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David Lingelbach

Definitional concerns are an issue when researching business angels in sub-Saharan Africa. In the chapter the author focuses on this subject in his review of our knowledge of business angels in sub-Saharan Africa. He emphasizes the need to consider the institutional context and the heterogeneity between countries as well as the differences from Western countries. He argues that the recent increase in gross domestic product growth in several African economies, combined with a slow reduction in the level of violence, has contributed to an increase in entrepreneurial activity and, as a consequence, we can expect an increase in business angel investments. However, these activities will not mimic the behavior of BAs in developed economies, but will evolve a practice that is suited to local conditions. National levels of business angel investing activity are likely to continue to vary, influenced by formal and informal institutions.

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Gianni Romaní and Miguel Atienza

The chapter discusses the emergent business angel markets in Latin America – comprising a heterogeneous group of countries, the largest of which are Argentina, Brazil, Chile, Colombia and Mexico. These countries are increasingly aware of the importance of entrepreneurship as engines of economic development. Most Latin American governments are fostering a series of policies to encourage entrepreneurship and innovation, including the creation of business angel networks (BANs). At the same time, wealthy individuals are starting to invest in entrepreneurial ventures. However, the authors show that the business angel markets in Latin America are still incipient, and its development is influenced by the experience of successful companies in the United States such as Amazon and Google, which were initially funded by business angel investors. In some Latin American countries, the progress of the business angel market has had significant support from public policies and multilateral organizations. Changes in the institutional frameworks during the last decade have contributed to greater political and economic stability. Nevertheless, the region has not yet a critical mass of business angels. There are several remaining obstacles for the progress of the business angel markets. For example, cultural issues, such as a lack of trust, make the relationship between entrepreneurs and business angels insecure. A lack of long-term vision and a risk aversion among Latin American investors and institutional obstacles such as a lack of clarity in defining the rules of the game represent further barriers.

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Cécile Carpentier and Jean-Marc Suret

Worldwide, governments have implemented numerous initiatives to promote business angel (BA) investment activity. However, assessments of these initiatives produce mixed results, hence discussion about their effectiveness continues to be debated. A popular approach to increase BA investment activity involves changing their risk-return ratio through the introduction of various kinds of tax incentives. The most common form of tax incentive is a front-end tax relief that has the effect of reducing the real cost of the investment. The chapter reviews and compares the evidence on the effectiveness of different tax programs around the world. This reveals that there is very limited evidence that tax incentives for BAs are effective, with tax expenditures generally being higher than the tax revenues that are generated by the investments. The authors attribute the failure of the programs to their poor design. However, it needs to be acknowledged that there are inconsistencies in the results of the assessments of the programs. These may be attributable to the choice of hypotheses and methods in the assessments. Hence, there is a need for further research on the effectiveness of tax initiatives for BAs.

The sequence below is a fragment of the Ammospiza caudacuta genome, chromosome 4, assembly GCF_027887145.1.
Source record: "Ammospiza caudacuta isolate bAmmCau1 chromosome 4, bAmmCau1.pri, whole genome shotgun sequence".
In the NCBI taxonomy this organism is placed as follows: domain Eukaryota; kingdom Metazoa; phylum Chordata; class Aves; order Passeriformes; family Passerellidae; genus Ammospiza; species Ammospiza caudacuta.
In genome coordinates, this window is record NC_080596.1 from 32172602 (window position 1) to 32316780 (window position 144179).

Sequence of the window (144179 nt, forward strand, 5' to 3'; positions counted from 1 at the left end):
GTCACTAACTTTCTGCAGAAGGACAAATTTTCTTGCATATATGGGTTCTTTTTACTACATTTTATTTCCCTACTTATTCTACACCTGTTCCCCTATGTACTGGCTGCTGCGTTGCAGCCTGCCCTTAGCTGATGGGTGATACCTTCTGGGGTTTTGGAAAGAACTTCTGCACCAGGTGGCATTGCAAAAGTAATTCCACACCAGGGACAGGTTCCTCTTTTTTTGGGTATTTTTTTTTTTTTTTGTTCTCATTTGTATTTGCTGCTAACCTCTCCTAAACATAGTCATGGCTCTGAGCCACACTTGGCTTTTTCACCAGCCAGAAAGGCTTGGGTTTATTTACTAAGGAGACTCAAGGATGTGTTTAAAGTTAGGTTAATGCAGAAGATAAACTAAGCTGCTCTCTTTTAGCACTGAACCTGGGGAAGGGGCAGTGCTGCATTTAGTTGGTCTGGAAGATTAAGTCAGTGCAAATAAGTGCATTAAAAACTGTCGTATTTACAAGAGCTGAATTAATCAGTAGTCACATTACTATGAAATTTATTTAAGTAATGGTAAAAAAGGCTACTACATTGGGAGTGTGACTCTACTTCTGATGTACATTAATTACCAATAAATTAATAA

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Tom Lahti and Henrik Keinonen

The chapter focuses on an initiative that has become popular among policy-makers around the world in order to foster business angel activities, namely, business angel networks (BANs). BANs have been established to increase the transparency and improve the efficiency of the business angel market by providing a channel of communication that enables entrepreneurs seeking finance to come into contact with business angels, and at the same time enable business angels to receive information on investment opportunities without the need to compromise their anonymity if so desired. The authors describe the development of BAN activities in different countries and evaluate their benefits and drawbacks. The chapter identifies different kinds of BANs and the different ways that BANs can provide their deal-brokering service and deliver supplementary functions such as training of entrepreneurs and business angels, advisory service, contract templates and the development of good practice. Evaluations of BANs have shown both positive impacts on investment activity as well as negative effects, hence there is no conclusive answer to whether there is a need for public sector interventions to support the establishment and operation of BANs.

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Lars Hornuf and Armin Schwienbacher